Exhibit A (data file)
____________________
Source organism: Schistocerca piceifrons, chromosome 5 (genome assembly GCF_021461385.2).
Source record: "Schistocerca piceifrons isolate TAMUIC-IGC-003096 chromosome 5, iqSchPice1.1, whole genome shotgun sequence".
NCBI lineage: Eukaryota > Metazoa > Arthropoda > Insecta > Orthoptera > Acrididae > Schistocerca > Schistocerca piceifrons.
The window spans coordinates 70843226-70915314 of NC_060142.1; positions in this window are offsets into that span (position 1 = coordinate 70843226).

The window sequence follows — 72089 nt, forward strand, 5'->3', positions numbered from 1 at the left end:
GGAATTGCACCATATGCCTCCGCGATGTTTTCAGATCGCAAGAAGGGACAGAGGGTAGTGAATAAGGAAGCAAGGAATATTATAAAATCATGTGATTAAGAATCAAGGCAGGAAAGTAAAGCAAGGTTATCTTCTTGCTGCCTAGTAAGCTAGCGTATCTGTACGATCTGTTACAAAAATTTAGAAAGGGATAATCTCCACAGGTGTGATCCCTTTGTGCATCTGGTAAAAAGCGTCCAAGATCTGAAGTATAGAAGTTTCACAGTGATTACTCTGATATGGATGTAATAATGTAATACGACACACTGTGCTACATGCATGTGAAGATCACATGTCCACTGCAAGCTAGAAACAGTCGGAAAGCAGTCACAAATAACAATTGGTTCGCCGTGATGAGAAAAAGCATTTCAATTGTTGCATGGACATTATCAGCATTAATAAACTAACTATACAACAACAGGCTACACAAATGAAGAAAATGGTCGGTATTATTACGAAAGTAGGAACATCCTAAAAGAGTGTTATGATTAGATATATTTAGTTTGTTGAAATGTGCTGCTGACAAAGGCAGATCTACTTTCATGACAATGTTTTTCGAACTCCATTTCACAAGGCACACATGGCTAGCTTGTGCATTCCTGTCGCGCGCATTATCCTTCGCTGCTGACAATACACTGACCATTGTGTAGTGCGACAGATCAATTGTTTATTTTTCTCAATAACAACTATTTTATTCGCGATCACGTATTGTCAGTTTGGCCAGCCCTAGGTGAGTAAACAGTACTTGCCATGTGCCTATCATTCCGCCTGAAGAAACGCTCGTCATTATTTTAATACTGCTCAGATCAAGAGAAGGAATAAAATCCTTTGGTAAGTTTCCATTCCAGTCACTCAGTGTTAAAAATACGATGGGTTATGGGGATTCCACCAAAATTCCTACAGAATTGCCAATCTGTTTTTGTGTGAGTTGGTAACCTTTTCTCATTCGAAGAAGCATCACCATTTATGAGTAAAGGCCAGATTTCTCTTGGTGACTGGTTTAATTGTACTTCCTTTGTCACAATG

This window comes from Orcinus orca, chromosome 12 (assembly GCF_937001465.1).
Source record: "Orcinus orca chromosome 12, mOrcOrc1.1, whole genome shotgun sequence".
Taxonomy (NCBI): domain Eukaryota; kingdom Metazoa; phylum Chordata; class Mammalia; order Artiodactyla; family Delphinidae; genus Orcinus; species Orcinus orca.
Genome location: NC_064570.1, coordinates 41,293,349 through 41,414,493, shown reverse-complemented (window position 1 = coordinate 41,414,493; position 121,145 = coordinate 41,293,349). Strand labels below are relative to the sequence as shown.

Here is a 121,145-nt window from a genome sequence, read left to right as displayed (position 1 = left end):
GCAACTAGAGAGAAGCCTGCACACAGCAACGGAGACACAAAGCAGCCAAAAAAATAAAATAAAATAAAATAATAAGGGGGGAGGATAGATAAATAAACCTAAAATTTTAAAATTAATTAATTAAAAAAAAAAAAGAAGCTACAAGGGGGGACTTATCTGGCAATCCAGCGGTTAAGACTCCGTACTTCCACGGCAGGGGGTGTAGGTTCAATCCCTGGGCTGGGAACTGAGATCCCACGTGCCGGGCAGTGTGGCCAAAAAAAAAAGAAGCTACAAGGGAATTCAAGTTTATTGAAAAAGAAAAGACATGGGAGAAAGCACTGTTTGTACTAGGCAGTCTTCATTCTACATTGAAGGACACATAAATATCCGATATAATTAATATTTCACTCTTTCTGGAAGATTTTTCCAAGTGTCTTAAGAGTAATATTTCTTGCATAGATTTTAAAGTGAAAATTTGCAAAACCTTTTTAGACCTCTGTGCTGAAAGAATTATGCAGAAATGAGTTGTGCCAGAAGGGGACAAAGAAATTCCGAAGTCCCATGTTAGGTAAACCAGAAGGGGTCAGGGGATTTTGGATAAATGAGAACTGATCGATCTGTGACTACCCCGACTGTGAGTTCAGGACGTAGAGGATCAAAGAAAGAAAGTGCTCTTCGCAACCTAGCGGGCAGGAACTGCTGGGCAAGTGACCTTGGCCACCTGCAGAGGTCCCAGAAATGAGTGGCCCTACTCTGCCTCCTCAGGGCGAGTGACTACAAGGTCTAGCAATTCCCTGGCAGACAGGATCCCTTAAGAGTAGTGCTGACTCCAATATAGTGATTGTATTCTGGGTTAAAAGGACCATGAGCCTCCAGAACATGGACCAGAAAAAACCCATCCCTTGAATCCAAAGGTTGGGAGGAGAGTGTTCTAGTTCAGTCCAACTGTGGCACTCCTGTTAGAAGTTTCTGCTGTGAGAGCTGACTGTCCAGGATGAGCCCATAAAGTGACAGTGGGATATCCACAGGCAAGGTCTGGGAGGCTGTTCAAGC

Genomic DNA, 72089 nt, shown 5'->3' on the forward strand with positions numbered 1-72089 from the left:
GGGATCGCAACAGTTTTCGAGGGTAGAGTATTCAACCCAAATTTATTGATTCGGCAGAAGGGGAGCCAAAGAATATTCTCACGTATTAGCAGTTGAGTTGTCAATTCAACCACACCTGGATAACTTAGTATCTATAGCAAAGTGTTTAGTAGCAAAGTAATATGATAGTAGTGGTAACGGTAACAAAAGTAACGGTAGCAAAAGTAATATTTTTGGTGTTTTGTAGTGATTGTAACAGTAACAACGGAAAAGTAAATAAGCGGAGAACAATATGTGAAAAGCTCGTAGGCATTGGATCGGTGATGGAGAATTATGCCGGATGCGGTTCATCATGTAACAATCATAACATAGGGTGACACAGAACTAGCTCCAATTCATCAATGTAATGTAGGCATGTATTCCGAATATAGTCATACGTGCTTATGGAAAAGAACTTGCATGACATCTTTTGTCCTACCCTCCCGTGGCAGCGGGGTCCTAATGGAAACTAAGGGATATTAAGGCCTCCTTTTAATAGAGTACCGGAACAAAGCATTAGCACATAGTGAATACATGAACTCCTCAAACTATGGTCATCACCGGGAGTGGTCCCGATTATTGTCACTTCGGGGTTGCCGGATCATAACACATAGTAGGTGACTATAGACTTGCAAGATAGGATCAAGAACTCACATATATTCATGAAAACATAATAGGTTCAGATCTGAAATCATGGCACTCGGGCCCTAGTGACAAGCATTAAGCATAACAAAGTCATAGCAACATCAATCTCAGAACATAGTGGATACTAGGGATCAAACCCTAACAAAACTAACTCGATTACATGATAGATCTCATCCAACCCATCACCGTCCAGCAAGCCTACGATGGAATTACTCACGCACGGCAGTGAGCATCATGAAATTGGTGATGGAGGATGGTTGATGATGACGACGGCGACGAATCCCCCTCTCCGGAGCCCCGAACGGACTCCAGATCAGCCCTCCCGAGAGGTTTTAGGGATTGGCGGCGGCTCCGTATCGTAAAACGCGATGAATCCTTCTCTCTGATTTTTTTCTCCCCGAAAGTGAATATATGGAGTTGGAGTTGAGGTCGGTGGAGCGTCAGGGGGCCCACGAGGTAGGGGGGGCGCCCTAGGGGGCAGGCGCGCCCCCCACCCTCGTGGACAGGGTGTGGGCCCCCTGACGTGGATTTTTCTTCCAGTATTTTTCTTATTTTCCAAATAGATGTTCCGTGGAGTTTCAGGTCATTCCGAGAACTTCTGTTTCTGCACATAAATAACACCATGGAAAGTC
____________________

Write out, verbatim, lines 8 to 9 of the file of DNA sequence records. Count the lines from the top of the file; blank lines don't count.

Source record: "Orcinus orca chromosome 12, mOrcOrc1.1, whole genome shotgun sequence".
Taxonomy (NCBI): domain Eukaryota; kingdom Metazoa; phylum Chordata; class Mammalia; order Artiodactyla; family Delphinidae; genus Orcinus; species Orcinus orca.